The capital of Hungary is Budapest.
The capital of Hungary is Budapest. It has an area of 525km squared and a population of 1.73 million as of 2012.
What was the role of Hungary in World War 2?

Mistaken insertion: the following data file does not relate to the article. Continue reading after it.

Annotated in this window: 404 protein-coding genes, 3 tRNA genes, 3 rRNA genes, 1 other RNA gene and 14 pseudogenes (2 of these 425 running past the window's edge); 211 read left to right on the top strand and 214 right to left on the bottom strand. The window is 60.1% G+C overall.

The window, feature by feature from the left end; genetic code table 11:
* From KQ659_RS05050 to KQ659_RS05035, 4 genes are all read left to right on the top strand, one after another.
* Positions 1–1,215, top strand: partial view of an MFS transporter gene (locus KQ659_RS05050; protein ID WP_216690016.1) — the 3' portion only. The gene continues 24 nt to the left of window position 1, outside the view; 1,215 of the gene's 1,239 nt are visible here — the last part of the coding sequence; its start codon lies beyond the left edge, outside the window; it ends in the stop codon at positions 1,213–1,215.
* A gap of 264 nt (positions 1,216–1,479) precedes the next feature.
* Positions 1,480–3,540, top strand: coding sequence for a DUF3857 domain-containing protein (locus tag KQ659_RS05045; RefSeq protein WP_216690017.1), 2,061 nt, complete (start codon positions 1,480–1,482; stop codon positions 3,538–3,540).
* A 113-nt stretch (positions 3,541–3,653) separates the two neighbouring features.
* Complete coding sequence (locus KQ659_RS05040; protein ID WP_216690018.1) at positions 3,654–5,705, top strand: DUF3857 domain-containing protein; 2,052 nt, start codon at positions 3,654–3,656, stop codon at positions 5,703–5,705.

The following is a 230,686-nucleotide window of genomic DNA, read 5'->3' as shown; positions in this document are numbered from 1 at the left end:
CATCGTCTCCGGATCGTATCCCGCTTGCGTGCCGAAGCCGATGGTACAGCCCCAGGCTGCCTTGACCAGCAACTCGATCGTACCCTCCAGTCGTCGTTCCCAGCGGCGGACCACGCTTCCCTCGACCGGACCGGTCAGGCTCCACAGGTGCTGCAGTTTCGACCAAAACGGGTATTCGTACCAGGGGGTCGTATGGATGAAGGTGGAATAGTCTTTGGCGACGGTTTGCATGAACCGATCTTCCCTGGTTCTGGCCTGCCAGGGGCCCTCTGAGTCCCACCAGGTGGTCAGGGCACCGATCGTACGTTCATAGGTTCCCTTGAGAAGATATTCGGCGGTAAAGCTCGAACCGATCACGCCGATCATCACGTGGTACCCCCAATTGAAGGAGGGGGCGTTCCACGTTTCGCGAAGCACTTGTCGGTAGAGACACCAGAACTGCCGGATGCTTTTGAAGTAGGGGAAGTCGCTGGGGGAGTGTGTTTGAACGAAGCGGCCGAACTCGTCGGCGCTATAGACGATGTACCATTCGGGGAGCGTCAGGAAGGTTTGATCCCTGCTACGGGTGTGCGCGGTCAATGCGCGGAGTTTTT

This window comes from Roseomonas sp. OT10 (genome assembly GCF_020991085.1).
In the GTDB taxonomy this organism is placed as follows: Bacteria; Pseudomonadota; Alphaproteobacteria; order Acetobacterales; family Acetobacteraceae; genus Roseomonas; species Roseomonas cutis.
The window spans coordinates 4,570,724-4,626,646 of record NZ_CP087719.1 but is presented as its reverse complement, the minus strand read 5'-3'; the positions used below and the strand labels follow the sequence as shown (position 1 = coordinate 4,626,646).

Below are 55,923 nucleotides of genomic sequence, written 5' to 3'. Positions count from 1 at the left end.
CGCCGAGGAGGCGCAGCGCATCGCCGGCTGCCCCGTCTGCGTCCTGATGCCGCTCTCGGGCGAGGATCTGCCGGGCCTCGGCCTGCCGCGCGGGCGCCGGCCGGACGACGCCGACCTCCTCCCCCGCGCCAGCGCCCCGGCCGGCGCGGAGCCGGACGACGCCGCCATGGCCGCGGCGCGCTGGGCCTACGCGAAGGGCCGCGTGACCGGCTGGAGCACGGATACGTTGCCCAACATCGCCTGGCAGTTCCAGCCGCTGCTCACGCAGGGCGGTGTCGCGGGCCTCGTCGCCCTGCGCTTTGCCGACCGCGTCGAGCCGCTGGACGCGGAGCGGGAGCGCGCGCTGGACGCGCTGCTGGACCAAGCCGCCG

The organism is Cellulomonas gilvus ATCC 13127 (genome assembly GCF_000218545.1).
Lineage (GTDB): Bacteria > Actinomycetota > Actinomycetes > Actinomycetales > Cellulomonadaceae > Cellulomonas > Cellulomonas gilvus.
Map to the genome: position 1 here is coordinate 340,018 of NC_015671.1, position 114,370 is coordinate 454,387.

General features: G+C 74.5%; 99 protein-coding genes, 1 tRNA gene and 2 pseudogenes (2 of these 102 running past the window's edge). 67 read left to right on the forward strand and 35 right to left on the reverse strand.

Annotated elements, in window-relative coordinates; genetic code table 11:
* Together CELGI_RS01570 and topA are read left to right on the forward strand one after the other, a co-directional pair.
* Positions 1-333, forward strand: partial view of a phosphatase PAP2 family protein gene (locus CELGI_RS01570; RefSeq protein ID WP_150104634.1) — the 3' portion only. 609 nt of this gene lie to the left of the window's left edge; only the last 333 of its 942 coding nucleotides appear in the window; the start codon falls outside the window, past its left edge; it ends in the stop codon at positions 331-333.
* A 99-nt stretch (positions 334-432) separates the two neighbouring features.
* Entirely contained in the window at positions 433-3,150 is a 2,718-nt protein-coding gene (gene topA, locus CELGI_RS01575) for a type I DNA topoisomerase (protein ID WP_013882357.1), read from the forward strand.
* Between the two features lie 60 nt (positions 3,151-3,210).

AnswerHi, Hungary was an ally of Germany, with long standing traditional ties to Germanspeaking Europe, as well as hereditary animosity with her slavic neighbours.She lost much of her territory as a consequence of WWI, and was determined to regain it.Thus, it was in her interest to support German aggression against Czechoslovakia (since she wanted Slovakia back), against Poland (she wanted Ruthenia back) and she needed Germanys support against Romania (she wanted, and received, Transsyvania back). She also participated in the aggression against Yugoslavia with Germany, to retake the Bï¿½cs-Kiskun area. All of the areas reaten this way had been formerly Hungarian soil, containing large Hungarian minorities (but a majority of slavic or Romanian people).Domestically, Hungary had a right wing government, replaced during the war (october 44) by a fascist Dictatorship (supported by Germany). Her political ties was stronger with Italy than with Germany, but Germany was the stronger party.Having obtained her territorial demands, Hungary showed considerably less enthusiasm for being drawn into the global conflict. Only under hesitation did she contribute to the war in the east, initially around 65 000 men but after German pressure she sent about 250 000 men. In the Soviet January offensive in 43 Hungary lost 148 000 of these and her armed forces were pulled out of the line, to serve in rear areas.The front eventually reached the borders of Hungary, but unlike Romania, Hungary never surrendered but fought until VE day on the German side. Or on her own side, whichever way one wants to see it.After the war Hungary was turned into a one party state under Soviet supervision, and after the 56 revolt brought under strict Soviet control.Hope that helps someSincerelyTommyAnswerIt should be taken into consideration that Hungarian citizens wanted nothing to do with war, it was entirely political, and that they had no choice .
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